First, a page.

The outreach to women last week had a retro feel. Male and female speakers proclaimed that women deserve respect and the opportunity to hold good jobs. The people taking such self-congratulatory pride in their forward thinking seem to have only recently discovered feminism, as though the movement had begun to gather steam just this year, not decades ago, and women had not long ago realized that talk is cheap. Ann Romney’s generalizations ( “It's the moms of this nation — single, married, widowed — who really hold this country together.”) and Chris Christie’s recollection of who wore the pants in his family (“In the automobile of life, Dad was just a passenger. Mom was the driver.”) seemed to come from a world unenlightened by Betty Friedan’s deconstruction of the “feminine mystique.”
The GOP delivered no goods to women save condescension. It refused to treat women as sapient creatures who might appreciate substantive steps to make their lives easier rather than just the flowers and candy of empty flattery.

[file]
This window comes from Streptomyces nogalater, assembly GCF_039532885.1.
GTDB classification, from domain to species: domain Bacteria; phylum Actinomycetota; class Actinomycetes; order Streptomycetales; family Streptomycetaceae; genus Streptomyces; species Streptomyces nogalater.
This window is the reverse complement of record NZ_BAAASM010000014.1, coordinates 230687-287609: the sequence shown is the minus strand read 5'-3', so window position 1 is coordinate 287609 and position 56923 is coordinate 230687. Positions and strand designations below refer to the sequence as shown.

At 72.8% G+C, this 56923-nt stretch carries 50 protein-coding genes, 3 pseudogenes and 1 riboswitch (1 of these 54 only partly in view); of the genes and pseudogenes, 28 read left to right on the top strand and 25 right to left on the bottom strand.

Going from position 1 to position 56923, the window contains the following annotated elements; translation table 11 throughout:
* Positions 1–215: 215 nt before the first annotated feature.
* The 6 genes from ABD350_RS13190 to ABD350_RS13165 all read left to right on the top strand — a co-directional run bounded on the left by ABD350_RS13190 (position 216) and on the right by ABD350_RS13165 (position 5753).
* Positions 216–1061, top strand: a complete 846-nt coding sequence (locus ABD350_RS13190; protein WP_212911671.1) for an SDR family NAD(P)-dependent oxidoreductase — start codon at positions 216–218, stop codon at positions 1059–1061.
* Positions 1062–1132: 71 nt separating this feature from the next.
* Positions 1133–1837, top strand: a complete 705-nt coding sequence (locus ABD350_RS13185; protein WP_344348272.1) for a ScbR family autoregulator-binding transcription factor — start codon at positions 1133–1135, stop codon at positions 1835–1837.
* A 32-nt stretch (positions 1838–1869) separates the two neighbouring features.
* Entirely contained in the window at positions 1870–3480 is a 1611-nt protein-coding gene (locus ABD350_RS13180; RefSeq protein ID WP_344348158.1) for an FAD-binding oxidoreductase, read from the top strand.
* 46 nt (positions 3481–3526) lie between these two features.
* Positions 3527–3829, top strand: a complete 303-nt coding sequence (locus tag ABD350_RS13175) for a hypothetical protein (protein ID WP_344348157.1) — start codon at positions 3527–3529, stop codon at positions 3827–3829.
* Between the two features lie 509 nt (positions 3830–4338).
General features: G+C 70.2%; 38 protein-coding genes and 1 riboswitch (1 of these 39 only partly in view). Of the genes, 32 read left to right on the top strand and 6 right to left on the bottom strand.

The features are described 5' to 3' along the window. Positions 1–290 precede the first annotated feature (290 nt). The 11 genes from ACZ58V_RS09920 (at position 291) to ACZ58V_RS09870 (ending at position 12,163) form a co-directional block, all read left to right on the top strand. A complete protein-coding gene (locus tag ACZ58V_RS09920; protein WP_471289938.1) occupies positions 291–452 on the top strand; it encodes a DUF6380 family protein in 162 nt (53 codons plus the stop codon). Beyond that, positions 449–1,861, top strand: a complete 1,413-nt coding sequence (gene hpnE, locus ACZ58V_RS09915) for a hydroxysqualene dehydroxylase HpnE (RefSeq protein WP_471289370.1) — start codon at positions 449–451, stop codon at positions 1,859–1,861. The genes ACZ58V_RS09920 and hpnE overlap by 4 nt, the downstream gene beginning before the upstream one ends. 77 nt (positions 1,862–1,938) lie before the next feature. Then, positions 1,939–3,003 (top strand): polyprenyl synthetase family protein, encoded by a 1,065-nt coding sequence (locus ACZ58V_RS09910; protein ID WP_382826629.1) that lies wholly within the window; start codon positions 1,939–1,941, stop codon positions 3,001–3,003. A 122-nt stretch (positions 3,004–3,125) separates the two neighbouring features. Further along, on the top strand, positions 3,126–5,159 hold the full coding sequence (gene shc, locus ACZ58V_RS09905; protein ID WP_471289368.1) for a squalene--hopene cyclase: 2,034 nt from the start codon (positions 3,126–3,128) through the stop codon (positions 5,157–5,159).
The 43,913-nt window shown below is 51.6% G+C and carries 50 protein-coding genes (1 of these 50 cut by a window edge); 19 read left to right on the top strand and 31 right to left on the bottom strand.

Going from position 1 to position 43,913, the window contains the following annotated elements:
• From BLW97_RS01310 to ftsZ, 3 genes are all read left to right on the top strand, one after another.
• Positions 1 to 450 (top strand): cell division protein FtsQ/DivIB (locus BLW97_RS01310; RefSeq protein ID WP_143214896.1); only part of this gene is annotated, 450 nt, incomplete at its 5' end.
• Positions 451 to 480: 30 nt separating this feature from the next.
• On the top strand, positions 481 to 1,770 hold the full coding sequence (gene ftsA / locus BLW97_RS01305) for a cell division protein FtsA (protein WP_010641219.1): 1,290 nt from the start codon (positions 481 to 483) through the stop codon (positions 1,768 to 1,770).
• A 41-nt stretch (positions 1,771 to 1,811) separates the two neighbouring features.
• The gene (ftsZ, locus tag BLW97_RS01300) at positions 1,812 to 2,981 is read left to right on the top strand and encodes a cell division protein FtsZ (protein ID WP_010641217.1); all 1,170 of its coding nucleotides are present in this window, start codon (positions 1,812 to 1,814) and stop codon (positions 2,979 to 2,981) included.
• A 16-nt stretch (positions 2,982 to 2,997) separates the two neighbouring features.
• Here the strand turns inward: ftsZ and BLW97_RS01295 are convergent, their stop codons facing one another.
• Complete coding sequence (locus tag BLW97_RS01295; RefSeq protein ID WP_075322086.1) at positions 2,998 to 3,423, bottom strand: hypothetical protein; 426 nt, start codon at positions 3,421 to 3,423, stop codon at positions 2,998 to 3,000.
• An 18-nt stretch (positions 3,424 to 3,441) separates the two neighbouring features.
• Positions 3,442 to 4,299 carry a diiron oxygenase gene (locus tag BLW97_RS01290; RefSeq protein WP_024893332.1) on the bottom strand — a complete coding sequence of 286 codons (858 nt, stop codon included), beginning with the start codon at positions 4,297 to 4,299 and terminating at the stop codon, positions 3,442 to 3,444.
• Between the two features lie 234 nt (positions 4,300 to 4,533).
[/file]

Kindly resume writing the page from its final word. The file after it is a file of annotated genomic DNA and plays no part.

The best the GOP could say last week to women was “Trust Mitt.”
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At least women got a shout-out, as did Latinos. But if anyone paid a single lip’s worth of service to African Americans and gay people, I missed it. In his tribute to the immigrants who came to these shores in search of freedom – freedom of religion, speech, and entrepeneurship – the GOP nominee might have taken the opportunity to note that some immigrants arrived not to seek liberty but because theirs had been stolen from them by force. But I suppose they boarded the slave ships without their picture ID’s, and thus deserved their fate.
In GOP world, black people exist only to stand on the stage and reassure the all-white crowd that just because they think African Americans are lazy and unappreciative of white America’s gifts doesn’t mean they’re bigots. And gay people exist only as symbols of the other party’s depravity.
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The most bizarre statement I heard in Tampa from anyone who didn’t star in Magnum Force came from Ann Romney when she concluded her remarks by advising the nation to trust Mitt the way she trusted him to see her safely home from the dance at which they first met. If Obama’s imagery in 2008 seemed to suggest we were all spiritual strivers and he was our Jesus, Ann seemed to be saying that we are all fifteen-year-olds afraid of the dark and Mitt is our Prince Charming.